Olly arrived just before midday and the staff at the station invited fans in to watch his live stream being filmed, so we all crammed into the foyer to hear him share how proud he is of his forthcoming album and that there will be a tour next year.
|Meeting Olly, 12.07.2016|
When the interview was over we were all ushered outside and politely reformed the queue to each have our moment with Olly. It really was nothing more than a moment - his schedule for the radio tour is incredibly tight - but everyone got their chance for a selfie and a hug. He's smiley and friendly and looked genuinely thrilled that people had turned up to see him and support the new single. I had fun.
I mentioned in my Take That post about being all or nothing when it comes to being a fan, that's just the way I am. But recently some of the comments I've received for being an avid fan of pop music have taken me by surprise. People have told me I'm too old, that I should grow up, that there must be better things to do with my time than hanging around waiting for snatched selfies with people I admire or spending hours queuing to be at the front of a pit.
|Waiting is part of the fun|
My response is always a firm 'no'. I like to actively support singers/musicians/actors/actresses/authors/whoever else brings me pleasure. This means buying the records they make, the books they write, tickets to the shows they're performing in. If they're making a personal appearance where they invite fans to come for autographs and photos, I'll likely go along if I can make it. I'll wait hopefully at stage doors after performances wanting to tell them how much joy they've brought me and if they can spare a moment of their time for me then wonderful, and if not that's fine too. And I think that's okay, actually. I never shove cameras in anyone's face, or get autographs to sell on ebay or steal underwear off their washing lines. I'm not a total weirdo and I am under no illusions. These are real people doing real (if slightly extraordinary) jobs.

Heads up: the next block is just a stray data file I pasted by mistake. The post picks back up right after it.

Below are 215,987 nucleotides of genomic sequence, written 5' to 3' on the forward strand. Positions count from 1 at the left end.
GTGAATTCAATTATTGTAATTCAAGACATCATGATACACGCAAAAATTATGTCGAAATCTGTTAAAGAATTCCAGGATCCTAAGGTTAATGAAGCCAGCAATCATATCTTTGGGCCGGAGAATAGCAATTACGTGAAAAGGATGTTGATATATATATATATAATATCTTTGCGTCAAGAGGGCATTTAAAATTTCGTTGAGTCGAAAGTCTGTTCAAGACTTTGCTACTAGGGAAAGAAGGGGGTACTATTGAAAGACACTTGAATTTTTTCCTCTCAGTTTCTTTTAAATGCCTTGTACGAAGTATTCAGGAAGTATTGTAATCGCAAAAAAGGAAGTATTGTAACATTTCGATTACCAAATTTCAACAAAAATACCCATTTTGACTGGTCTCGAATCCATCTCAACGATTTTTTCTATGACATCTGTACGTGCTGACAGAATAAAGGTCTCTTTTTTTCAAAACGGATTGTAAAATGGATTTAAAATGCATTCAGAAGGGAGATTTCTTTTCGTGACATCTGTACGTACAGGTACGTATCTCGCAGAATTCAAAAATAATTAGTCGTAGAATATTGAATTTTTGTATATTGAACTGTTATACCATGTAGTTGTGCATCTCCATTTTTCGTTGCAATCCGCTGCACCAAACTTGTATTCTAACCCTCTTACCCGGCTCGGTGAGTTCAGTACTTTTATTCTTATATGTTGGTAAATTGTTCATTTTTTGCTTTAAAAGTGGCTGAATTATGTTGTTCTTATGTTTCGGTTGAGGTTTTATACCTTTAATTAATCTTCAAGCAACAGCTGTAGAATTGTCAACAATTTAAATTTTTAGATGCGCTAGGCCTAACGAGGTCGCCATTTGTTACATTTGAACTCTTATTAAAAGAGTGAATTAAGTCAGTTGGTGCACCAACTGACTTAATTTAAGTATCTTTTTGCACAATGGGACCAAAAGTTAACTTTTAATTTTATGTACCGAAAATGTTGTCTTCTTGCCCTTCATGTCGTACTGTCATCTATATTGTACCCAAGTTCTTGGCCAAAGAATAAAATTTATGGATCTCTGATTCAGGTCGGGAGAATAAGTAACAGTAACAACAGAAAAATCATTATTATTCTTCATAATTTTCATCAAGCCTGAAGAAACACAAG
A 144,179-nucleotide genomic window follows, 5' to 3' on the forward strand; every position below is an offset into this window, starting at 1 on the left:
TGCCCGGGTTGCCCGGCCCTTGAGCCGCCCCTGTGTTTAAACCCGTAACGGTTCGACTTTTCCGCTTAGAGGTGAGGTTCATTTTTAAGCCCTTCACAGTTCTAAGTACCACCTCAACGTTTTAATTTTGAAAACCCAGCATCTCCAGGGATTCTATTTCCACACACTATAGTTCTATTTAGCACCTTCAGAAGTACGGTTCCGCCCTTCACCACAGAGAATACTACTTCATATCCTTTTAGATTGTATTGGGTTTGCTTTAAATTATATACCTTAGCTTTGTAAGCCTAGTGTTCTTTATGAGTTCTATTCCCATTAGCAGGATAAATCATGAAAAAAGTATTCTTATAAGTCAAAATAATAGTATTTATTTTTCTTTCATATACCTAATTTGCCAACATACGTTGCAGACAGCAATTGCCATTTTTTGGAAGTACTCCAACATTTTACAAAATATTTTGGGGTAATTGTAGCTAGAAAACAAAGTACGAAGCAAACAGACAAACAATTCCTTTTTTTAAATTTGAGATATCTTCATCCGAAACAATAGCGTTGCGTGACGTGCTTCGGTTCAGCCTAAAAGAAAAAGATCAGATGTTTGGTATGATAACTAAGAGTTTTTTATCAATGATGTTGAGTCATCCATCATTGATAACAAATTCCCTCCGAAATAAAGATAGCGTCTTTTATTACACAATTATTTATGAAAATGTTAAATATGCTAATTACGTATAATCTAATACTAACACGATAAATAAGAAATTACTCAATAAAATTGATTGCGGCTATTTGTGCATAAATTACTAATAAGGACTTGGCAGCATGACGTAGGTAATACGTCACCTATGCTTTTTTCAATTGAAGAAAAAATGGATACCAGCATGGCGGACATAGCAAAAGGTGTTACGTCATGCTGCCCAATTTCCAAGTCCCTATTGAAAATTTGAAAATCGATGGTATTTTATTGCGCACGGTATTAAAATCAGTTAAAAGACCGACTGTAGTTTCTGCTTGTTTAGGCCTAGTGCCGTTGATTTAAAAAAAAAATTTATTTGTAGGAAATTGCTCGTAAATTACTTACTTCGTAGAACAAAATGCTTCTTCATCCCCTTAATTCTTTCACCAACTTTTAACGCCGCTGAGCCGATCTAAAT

So why do people judge me over it? Why is it reasonably acceptable to do when you're young, but not when you're over a certain age? I genuinely don't understand it.
What baffles me even more is that when I talk about other interests I have, things like bingo and crossstitch, I'm called a granny or a fogey. There are, it seems, very few hobbies that some sections of society feel are appropriate for a thirty-something. Wife/mother/career woman are acceptable options, fangirl/bingo addict/knitter are not. As it happens, I'm all of the above, but even if I wasn't, why should it matter? Life is full of the mundane, seek happiness wherever you can!
I always say I'm not going to let other people's opinions bother me. As an introvert, they invariably do. But I want to tell anyone reading this that if something brings you pleasure, it's never a waste of time, and don't let anyone else tell you that it is. Don't let people belittle what makes you happy either. One Direction. Pokémon Go. Basket weaving. BMXing. Gardening. Line dancing. Age limits do not apply to hobbies, and nor should they.
Life is, sadly, short. Go and do what makes your heart sing.
The title of this blog post comes from Act My Age by One Direction.